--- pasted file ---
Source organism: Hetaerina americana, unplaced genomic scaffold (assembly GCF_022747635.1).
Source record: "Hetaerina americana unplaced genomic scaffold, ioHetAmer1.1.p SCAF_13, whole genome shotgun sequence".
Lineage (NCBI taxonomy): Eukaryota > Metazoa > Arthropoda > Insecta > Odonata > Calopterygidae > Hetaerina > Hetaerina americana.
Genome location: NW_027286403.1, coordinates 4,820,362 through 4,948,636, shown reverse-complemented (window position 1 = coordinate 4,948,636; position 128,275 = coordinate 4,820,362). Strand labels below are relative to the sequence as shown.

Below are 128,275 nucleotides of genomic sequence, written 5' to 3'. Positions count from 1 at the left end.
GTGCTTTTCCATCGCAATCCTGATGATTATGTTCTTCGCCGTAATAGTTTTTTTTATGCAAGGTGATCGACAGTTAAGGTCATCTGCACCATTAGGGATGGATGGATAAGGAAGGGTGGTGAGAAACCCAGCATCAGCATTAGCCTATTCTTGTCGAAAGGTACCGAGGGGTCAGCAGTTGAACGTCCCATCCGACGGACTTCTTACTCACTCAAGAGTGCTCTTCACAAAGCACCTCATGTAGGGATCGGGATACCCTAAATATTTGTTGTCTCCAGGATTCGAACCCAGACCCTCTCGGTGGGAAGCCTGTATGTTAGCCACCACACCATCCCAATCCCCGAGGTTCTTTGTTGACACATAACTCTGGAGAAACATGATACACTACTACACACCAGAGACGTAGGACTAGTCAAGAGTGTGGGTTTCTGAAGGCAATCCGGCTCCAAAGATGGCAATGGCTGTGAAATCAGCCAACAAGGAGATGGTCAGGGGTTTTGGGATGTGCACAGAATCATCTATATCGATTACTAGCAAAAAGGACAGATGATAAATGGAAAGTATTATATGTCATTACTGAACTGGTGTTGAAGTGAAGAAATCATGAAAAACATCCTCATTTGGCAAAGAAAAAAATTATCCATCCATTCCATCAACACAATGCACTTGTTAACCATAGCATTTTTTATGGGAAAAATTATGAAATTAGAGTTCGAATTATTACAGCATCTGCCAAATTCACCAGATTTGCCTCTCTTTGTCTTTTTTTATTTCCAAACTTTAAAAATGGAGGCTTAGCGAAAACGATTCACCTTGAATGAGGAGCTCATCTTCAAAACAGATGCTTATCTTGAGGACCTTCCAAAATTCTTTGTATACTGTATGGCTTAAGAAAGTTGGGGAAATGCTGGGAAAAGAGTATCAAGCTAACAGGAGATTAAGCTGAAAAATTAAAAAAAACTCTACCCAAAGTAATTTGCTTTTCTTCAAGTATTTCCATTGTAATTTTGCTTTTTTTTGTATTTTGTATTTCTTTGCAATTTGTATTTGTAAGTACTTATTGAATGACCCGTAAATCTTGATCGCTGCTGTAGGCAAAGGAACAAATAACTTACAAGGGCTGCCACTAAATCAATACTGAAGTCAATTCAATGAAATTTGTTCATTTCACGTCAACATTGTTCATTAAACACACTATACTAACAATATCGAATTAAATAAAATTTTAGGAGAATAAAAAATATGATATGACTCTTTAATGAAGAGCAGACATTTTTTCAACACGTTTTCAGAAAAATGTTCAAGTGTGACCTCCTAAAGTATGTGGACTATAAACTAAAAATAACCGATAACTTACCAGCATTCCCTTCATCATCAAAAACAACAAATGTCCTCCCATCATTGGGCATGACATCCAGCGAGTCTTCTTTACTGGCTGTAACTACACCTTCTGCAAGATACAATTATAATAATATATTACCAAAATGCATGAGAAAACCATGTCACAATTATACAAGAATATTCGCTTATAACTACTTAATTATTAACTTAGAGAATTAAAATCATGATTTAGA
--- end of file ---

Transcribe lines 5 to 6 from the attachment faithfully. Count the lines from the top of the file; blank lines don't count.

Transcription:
Below are 128,275 nucleotides of genomic sequence, written 5' to 3'. Positions count from 1 at the left end.
GTGCTTTTCCATCGCAATCCTGATGATTATGTTCTTCGCCGTAATAGTTTTTTTTATGCAAGGTGATCGACAGTTAAGGTCATCTGCACCATTAGGGATGGATGGATAAGGAAGGGTGGTGAGAAACCCAGCATCAGCATTAGCCTATTCTTGTCGAAAGGTACCGAGGGGTCAGCAGTTGAACGTCCCATCCGACGGACTTCTTACTCACTCAAGAGTGCTCTTCACAAAGCACCTCATGTAGGGATCGGGATACCCTAAATATTTGTTGTCTCCAGGATTCGAACCCAGACCCTCTCGGTGGGAAGCCTGTATGTTAGCCACCACACCATCCCAATCCCCGAGGTTCTTTGTTGACACATAACTCTGGAGAAACATGATACACTACTACACACCAGAGACGTAGGACTAGTCAAGAGTGTGGGTTTCTGAAGGCAATCCGGCTCCAAAGATGGCAATGGCTGTGAAATCAGCCAACAAGGAGATGGTCAGGGGTTTTGGGATGTGCACAGAATCATCTATATCGATTACTAGCAAAAAGGACAGATGATAAATGGAAAGTATTATATGTCATTACTGAACTGGTGTTGAAGTGAAGAAATCATGAAAAACATCCTCATTTGGCAAAGAAAAAAATTATCCATCCATTCCATCAACACAATGCACTTGTTAACCATAGCATTTTTTATGGGAAAAATTATGAAATTAGAGTTCGAATTATTACAGCATCTGCCAAATTCACCAGATTTGCCTCTCTTTGTCTTTTTTTATTTCCAAACTTTAAAAATGGAGGCTTAGCGAAAACGATTCACCTTGAATGAGGAGCTCATCTTCAAAACAGATGCTTATCTTGAGGACCTTCCAAAATTCTTTGTATACTGTATGGCTTAAGAAAGTTGGGGAAATGCTGGGAAAAGAGTATCAAGCTAACAGGAGATTAAGCTGAAAAATTAAAAAAAACTCTACCCAAAGTAATTTGCTTTTCTTCAAGTATTTCCATTGTAATTTTGCTTTTTTTTGTATTTTGTATTTCTTTGCAATTTGTATTTGTAAGTACTTATTGAATGACCCGTAAATCTTGATCGCTGCTGTAGGCAAAGGAACAAATAACTTACAAGGGCTGCCACTAAATCAATACTGAAGTCAATTCAATGAAATTTGTTCATTTCACGTCAACATTGTTCATTAAACACACTATACTAACAATATCGAATTAAATAAAATTTTAGGAGAATAAAAAATATGATATGACTCTTTAATGAAGAGCAGACATTTTTTCAACACGTTTTCAGAAAAATGTTCAAGTGTGACCTCCTAAAGTATGTGGACTATAAACTAAAAATAACCGATAACTTACCAGCATTCCCTTCATCATCAAAAACAACAAATGTCCTCCCATCATTGGGCATGACATCCAGCGAGTCTTCTTTACTGGCTGTAACTACACCTTCTGCAAGATACAATTATAATAATATATTACCAAAATGCATGAGAAAACCATGTCACAATTATACAAGAATATTCGCTTATAACTACTTAATTATTAACTTAGAGAATTAAAATCATGATTTAGA